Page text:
Day 2 :
CEO, American Society for Clinical Pathology, USA
Time : 09:30-10:10
Dr. Holladay is the American Society for Clinical Pathology (ASCP) Chief Executive Officer. He has focused on globalization initiatives for the medical laboratory community that include significant contributions to the President’s Emergency Plan for AIDS Relief (PEPFAR) funded through the Centers for Disease Control and Prevention; strategic partnerships in laboratory medicine; corporate reorganization and management activities; mergers and acquisitions; international outreach; external partnerships; health services research and delivery and also establishing the gold standard of certification for individuals within the United States and worldwide. ASCP has been funded for over 40 million dollars to support patient-centered care.
The field of cytopathology has evolved from basic Pap staining of tumors followed by H&E tissue diagnosis of disease to the use of immunocytochemistry and complementary ancillary molecular diagnostics to aid in specifying the disease. However, due to the sequencing of the human genome and the subsequent genomic revolution, the field of theranostics has evolved.
Theranostics is the coupling of companion diagnostic tools (in particular, molecular profiling) with specific therapeutic drugs. This "personalized" approach to diagnosis allows the clinician to provide therapy based on specific genetic mutations of the tumors from their patients. The FDA has dramatically increased the number of cleared/approved in vitro assays for patients with genetic mutations that respond to drugs that prevent the expression of the mutations, such as tyrosine kinase inhibitors. These alternative forms of therapy have dramatically increased the survival rate in patients with stage four and metastatic cancer. It is imperative that pathologists and laboratory professionals determine which companion diagnostic assay should be chosen and recommend the clinically actionable drugs tailored to their genetic mutation to the clinician. This change in the scope of practice creates unprecedented opportunities to more accurately diagnose patients and guide the selection of personalized therapies.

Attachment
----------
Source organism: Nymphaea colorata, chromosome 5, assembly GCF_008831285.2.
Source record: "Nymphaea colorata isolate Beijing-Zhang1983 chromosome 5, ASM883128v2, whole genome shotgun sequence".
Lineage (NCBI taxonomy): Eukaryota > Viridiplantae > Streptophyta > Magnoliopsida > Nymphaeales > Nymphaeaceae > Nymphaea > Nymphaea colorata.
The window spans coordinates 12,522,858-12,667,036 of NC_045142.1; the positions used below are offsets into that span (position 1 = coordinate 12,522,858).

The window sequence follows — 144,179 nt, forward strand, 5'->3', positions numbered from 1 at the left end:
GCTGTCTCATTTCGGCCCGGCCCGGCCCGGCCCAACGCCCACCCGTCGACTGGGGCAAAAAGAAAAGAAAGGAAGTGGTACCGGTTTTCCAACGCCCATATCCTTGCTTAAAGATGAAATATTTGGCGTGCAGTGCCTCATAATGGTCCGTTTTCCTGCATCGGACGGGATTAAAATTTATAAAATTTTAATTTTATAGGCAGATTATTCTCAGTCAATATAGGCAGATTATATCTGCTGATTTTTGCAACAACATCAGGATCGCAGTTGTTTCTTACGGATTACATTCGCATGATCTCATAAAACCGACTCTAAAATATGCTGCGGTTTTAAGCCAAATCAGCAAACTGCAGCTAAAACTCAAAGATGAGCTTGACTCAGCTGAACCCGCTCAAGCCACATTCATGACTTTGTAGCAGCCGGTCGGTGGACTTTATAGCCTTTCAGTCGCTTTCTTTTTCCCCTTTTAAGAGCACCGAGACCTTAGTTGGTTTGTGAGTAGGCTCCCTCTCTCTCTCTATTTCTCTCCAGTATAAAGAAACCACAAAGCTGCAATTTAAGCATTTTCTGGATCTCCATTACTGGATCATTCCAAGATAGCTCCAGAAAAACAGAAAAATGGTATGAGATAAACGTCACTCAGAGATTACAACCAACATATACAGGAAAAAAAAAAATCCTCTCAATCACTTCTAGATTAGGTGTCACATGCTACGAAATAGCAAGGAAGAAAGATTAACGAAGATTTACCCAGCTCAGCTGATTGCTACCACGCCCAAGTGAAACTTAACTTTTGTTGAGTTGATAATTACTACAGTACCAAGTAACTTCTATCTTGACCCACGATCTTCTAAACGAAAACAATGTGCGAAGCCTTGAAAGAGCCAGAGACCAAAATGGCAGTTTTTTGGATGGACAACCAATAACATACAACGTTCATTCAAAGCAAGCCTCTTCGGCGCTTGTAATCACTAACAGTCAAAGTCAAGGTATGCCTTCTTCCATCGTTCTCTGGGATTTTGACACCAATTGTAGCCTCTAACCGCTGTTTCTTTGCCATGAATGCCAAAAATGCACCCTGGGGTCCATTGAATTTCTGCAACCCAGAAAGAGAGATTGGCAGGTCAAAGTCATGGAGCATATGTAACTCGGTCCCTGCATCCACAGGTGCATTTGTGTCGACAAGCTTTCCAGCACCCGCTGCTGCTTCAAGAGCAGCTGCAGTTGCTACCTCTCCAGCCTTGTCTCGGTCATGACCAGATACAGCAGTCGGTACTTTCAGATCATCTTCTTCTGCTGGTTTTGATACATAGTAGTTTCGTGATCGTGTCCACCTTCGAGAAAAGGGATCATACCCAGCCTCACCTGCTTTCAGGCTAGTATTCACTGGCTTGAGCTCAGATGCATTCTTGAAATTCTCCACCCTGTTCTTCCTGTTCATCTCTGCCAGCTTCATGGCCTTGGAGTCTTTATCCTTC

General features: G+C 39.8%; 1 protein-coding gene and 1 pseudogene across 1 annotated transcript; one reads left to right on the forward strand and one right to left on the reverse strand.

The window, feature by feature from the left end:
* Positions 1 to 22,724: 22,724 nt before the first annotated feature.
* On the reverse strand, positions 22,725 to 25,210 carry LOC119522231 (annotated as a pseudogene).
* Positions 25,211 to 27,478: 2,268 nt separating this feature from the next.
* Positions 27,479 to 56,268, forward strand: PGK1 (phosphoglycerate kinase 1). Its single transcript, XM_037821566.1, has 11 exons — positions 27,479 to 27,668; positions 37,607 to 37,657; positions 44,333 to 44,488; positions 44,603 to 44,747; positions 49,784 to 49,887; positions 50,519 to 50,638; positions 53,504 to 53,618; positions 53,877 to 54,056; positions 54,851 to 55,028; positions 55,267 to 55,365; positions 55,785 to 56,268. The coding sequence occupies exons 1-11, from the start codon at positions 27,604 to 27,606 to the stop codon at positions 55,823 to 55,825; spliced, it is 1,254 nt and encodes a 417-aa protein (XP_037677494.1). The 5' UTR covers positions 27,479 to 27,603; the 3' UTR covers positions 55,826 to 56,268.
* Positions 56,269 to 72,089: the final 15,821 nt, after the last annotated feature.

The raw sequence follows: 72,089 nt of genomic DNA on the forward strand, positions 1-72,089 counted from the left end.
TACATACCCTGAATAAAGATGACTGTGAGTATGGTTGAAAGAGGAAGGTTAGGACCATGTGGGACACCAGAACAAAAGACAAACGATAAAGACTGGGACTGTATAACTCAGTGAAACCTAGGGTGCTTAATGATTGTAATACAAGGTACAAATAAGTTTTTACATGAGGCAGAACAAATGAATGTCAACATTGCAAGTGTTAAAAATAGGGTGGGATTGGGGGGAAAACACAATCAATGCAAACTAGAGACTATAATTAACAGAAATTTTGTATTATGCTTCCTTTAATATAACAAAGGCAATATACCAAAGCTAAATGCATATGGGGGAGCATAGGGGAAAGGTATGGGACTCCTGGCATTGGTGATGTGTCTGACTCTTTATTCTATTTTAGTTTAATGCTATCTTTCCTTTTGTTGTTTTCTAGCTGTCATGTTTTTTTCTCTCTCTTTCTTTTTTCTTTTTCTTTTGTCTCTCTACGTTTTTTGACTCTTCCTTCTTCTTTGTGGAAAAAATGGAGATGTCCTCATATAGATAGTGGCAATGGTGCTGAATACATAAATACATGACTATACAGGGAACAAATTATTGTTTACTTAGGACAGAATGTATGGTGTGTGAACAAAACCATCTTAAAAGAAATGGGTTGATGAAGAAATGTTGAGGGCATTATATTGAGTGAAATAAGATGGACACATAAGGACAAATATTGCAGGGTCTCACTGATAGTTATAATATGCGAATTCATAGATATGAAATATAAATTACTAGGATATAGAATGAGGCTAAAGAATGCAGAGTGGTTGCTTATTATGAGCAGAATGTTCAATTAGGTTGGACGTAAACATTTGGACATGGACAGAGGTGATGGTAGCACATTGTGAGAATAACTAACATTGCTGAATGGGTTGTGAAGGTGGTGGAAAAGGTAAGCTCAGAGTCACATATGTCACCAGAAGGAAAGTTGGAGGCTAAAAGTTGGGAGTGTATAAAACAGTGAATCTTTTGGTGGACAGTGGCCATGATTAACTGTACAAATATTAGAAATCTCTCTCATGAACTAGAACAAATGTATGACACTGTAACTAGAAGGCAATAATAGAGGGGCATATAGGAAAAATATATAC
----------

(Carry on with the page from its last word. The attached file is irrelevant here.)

Nanjing University, China
Time : 10:10-10:50
Xiangshan Fan has completed his PhD from Nanjing University and ever been to MD Anderson Cancer Center as a Visiting Scholar. He is the Director of Department of Pathology, Drum Tower Hospital, Nanjing University Medical School. He is interested in gastrointestinal pathology, lymphoma and pulmonary pathology and has published more than 140 papers in peer-reviewed journals.
Here, seven very rare cases of gastrointestinal tract from Nanjing Drum Tower Hospital in China were reported, such as indolent T-cell lymphoproliferative disease of the gastrointestinal tract involving the colon and tonsil, gastric plasmablastic lymphoma, gastric cancer with lymphoid stromal caused by EB virus combined with monoclonal B-cell lymphoproliferative disease, hepatoid adenocarcinoma with liver metastasis, gastroblastoma, choriocarcinoma, pancreatic acinar-like adenocarcinoma of the proximal stomach invading the esophagus and so on. It is very important for pathologists to understand and identify these very rare diseases accurately for the appropriate treatment and patient’s management.